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Students and protesters march on the campus of The Ohio State University in Columbus, Ohio. Photo: Jeff Dean / AFP

Columbus police on Wednesday identified the officer who fatally shot Ma’Khia Bryant, a 16-year-old Black girl, saying officer Nicholas Reardon fired his weapon after Bryant threatened two other girls with a knife.

The big picture: The new details came as members of the community "challenged official accounts of [Tuesday's] incident and demanded to know why the officer used lethal force against a young girl," the Washington Post noted.

Details: Law enforcement responded to reports of a disturbance about 4:45 p.m. on Tuesday, police said.

  • The Columbus Division of Police released bodycam footage at a Tuesday night news briefing they said indicated Bryant was trying to stab two people with a knife before she was shot. She was transported to a local hospital where she was later pronounced dead.
  • "We know based on this footage the officer took action to protect another young girl in our community," Mayor Andrew Ginther said at a briefing.
  • In new footage shared by police on Wednesday, "Reardon can be seen emerging from his vehicle as Bryant appears to chase someone," per the Post.
    • "The teen then turns toward someone else wearing a pink sweatsuit and takes a swing at her head, a blade briefly visible in her hand. The officer fires four shots at the girl," the Post added.
  • Reardon had been with the force since December 2019. The department has taken him off street duty, pending an investigation by the Ohio Bureau of Criminal Investigation, according to the police chief.

Worth noting: "The new details shed little additional light on the circumstances that led to the shooting and are unlikely to quell concerns among local residents and activists, who have questioned whether the officer could have defused the situation without opening fire," the Post noted.

For the record: Hazel Bryant, who identified herself to media as the teenager's aunt, said Tuesday her "niece had a knife, but maintained that the girl dropped" it before she was shot "multiple times" by the officer, according to the Columbus Dispatch.

  • Franklin County Children's Services told the New York Times the teenager "had been in foster care" when the shooting happened.

What they're saying: Ginther on Wednesday called Bryant’s death "tragic" on Wednesday, adding that it was the result of a "failure on the part of the community."

  • "Bottom line: Did Ma’Khia Bryant need to die yesterday? How did we get here? This is a failure on the part of our community." Ginther said. "Some are guilty but all of us are responsible."
  • White House press secretary Jen Psaki told reporters Wednesday that President Biden had been briefed on the “tragic” shooting.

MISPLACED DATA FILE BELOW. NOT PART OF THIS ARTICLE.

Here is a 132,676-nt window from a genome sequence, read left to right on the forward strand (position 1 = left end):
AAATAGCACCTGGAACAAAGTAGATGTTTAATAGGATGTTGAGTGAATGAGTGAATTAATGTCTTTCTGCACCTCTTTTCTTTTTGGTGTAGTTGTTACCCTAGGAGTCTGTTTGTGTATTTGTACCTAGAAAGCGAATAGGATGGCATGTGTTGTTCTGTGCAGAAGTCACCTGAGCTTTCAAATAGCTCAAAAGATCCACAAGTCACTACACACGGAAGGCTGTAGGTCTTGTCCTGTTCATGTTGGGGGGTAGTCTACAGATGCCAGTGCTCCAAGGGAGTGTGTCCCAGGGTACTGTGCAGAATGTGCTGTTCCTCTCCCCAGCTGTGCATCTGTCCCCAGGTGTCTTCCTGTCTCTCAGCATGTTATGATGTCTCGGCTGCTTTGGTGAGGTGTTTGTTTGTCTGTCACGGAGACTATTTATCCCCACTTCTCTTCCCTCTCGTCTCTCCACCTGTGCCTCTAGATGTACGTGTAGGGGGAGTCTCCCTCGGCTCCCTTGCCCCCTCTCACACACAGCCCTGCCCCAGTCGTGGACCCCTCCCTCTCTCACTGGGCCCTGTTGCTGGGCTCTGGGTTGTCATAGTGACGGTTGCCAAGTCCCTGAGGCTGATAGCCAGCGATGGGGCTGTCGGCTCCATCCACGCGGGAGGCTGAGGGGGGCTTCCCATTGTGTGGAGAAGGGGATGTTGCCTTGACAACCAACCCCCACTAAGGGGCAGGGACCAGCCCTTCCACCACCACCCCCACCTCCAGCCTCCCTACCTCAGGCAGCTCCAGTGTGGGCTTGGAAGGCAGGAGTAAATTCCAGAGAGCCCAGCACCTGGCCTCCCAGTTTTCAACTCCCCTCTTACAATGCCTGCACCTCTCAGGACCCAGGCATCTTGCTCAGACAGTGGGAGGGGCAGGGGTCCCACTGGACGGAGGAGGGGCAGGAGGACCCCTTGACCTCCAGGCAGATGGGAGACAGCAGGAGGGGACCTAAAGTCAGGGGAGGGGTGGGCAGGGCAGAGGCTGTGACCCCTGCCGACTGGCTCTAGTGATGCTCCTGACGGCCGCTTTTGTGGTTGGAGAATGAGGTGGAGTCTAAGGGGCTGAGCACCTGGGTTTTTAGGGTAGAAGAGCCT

• “She was a child. We’re thinking of her friends and family and the communities that are hurting and grieving her loss,” Psaki said.

Editor's note: This article has been updated with more details from a police briefing on Wednesday.

Go deeper

Updated Apr 20, 2021 - Politics & Policy

Derek Chauvin's guilty verdict in the murder of George Floyd is the rare officer conviction

Photo: Robert Nickelsberg/Getty Images

Derek Chauvin, the former Minneapolis police officer who was shown kneeling on George Floyd's neck last year in a video that shook the nation, was found guilty of murder and manslaughter on Tuesday.

Yes, but: Eight years after the launch of the Black Lives Matter movement, it's still rare for police officers to face legal consequences or jail time over the deaths of Black people.

Biden says "right verdict" in Chauvin trial is "overwhelming"

President Biden told reporters Tuesday that he's "come to know" George Floyd's family and that he's "praying the verdict is the right verdict" in Derek Chauvin's trial, as the nation awaits the jury's decision.

Why it matters: Officials fear a not-guilty decision in the high-profile case could inflame racial tensions and set off a new wave of riots. The jury was sequestered and entered deliberation after closing arguments on Monday.

Police reportedly saw white supremacist sites on FedEx gunman's computer last year

Randal Taylor, Indianapolis Police chief, gives a speech during a vigil to mourn the eight murdered FedEx Ground employees in Indianapolis, Indiana. Photo: Jon Cherry via Getty Images

In a call to the FedEx gunman's house last year, police reported seeing guns and a computer with searches of white supremacist websites, according to recently released information from an Indianapolis Metropolitan Police Department (IMPD) report.

Why it matters: The 19-year-old gunman killed eight people, half of whom were Sikh, at a FedEx facility last week before dying by a self-inflicted shot. Police have yet to identify a motive.